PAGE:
From: Daniel Kuespert <0000057d3b6cd9b7-dmarc-request**At_Symbol_Here**LISTS.PRINCETON.EDU>
Subject: Re: [DCHAS-L] Horror stories
Date: Sat, 17 Oct 2020 06:23:38 -0400
Reply-To: ACS Division of Chemical Health and Safety <DCHAS-L**At_Symbol_Here**Princeton.EDU>
Message-ID: E22E7AAC-E13C-4EEA-9D13-66A8198657DC**At_Symbol_Here**
In-Reply-To <218893d8-4b22-87fa-6ddb-c468e68cda93**At_Symbol_Here**>

Reminds me of the Lab Safety Institute's three-volume series "Learning By Accident." Lots of horror stories in there. I used it as a source for an "Incident of the Week" in class, even.


Daniel Reid Kuespert, PhD, CSP
11101 Wood Elves Way
Columbia, MD 21044

On Oct 16, 2020, at 22:07, davivid <davivid**At_Symbol_Here**WELL.COM> wrote:

This thread about nitric acid distillation got me thinking.

One thing that I think would be useful, educational, and entertaining is a collection of laboratory "Horror Stories". I'm sure every experienced chemist has a few. These could be a means of motivating and educating the public as well as other chemists. Think of these as chemistry "morality tales". No obtuse jargon, no lengthy analysis. Just some good old fashioned story telling. Youtube channel anyone?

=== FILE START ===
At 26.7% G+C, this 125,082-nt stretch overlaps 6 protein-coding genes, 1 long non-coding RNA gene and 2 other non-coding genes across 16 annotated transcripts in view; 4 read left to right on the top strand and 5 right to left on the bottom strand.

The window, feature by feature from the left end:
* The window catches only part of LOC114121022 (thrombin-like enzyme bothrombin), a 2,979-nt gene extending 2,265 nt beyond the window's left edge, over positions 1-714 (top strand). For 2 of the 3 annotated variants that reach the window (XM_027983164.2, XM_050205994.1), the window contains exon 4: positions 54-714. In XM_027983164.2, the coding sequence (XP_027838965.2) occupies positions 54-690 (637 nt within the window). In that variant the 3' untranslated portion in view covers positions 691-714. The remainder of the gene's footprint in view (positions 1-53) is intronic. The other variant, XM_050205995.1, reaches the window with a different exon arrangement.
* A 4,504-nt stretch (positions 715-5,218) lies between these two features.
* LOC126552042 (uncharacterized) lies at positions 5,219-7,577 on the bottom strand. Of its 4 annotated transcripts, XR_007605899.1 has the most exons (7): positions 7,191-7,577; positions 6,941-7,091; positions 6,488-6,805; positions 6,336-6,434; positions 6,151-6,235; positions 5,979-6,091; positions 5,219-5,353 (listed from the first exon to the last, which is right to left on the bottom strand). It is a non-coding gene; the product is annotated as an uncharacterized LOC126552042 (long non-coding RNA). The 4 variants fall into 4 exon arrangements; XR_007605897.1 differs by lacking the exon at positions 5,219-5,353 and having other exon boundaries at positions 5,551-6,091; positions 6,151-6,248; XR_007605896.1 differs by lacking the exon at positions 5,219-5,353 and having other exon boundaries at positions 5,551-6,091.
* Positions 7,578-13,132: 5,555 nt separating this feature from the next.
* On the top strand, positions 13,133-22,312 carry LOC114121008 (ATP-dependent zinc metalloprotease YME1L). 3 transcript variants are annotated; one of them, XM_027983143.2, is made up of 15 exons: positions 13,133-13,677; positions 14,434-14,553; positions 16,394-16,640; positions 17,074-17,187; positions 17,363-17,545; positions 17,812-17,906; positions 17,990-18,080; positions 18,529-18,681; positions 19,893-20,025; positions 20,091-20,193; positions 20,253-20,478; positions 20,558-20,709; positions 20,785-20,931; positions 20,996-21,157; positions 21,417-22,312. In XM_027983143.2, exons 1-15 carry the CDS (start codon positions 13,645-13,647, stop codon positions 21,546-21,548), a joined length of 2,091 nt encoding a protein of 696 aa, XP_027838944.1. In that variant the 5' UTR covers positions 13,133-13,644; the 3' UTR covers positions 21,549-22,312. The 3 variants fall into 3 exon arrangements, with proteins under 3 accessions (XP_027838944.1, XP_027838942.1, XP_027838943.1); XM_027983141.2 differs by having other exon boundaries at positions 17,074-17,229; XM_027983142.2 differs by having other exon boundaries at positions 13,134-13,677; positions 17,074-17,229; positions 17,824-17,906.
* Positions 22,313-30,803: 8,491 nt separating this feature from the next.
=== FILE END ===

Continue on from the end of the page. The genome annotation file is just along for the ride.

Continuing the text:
A couple of my favorites

A low boiling solvent condensed in a liquid nitrogen cooled trap. When the dewar was removed the twisted vacuum tubing flipped the trap upside down sending the cold solvent into the rotary vacuum pump that had been running overnight. The overpressure created by flash boiling when the solvent hit the hot oil split the pump casing at the casting seam.

Another one

There was an attempt to grind a material in a ball mill. Unfortunately the material was too soft. So the researcher added liquid nitrogen, sealed up the heavy ceramic ball mill and proceeded to grind as usual. Fortunately they mentioned their cleverness to a supervisor who promptly had everyone get to safety before the inevitable explosion.

Dave Lane
Clavis Technology Development

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